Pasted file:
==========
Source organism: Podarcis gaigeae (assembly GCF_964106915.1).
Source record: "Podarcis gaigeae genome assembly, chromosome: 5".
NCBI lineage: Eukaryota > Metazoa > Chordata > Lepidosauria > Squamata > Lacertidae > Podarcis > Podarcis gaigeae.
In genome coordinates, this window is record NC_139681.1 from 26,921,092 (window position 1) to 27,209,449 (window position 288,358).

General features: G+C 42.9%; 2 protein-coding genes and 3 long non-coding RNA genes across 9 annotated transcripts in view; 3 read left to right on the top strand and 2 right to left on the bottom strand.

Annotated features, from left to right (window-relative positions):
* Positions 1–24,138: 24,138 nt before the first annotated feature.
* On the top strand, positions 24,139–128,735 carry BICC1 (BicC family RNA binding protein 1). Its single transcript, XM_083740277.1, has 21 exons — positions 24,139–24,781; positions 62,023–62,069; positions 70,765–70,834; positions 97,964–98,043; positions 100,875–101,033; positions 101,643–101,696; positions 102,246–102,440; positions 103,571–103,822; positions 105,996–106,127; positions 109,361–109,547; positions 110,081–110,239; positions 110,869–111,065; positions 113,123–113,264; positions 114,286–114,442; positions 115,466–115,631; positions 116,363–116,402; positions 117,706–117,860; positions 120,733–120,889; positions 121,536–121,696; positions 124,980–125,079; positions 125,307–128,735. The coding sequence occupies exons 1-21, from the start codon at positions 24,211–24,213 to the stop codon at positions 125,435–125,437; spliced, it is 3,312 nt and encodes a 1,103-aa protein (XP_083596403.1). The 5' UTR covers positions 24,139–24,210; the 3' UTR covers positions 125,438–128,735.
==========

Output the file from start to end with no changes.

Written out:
Source organism: Podarcis gaigeae (assembly GCF_964106915.1).
Source record: "Podarcis gaigeae genome assembly, chromosome: 5".
NCBI lineage: Eukaryota > Metazoa > Chordata > Lepidosauria > Squamata > Lacertidae > Podarcis > Podarcis gaigeae.
In genome coordinates, this window is record NC_139681.1 from 26,921,092 (window position 1) to 27,209,449 (window position 288,358).

General features: G+C 42.9%; 2 protein-coding genes and 3 long non-coding RNA genes across 9 annotated transcripts in view; 3 read left to right on the top strand and 2 right to left on the bottom strand.

Annotated features, from left to right (window-relative positions):
* Positions 1–24,138: 24,138 nt before the first annotated feature.
* On the top strand, positions 24,139–128,735 carry BICC1 (BicC family RNA binding protein 1). Its single transcript, XM_083740277.1, has 21 exons — positions 24,139–24,781; positions 62,023–62,069; positions 70,765–70,834; positions 97,964–98,043; positions 100,875–101,033; positions 101,643–101,696; positions 102,246–102,440; positions 103,571–103,822; positions 105,996–106,127; positions 109,361–109,547; positions 110,081–110,239; positions 110,869–111,065; positions 113,123–113,264; positions 114,286–114,442; positions 115,466–115,631; positions 116,363–116,402; positions 117,706–117,860; positions 120,733–120,889; positions 121,536–121,696; positions 124,980–125,079; positions 125,307–128,735. The coding sequence occupies exons 1-21, from the start codon at positions 24,211–24,213 to the stop codon at positions 125,435–125,437; spliced, it is 3,312 nt and encodes a 1,103-aa protein (XP_083596403.1). The 5' UTR covers positions 24,139–24,210; the 3' UTR covers positions 125,438–128,735.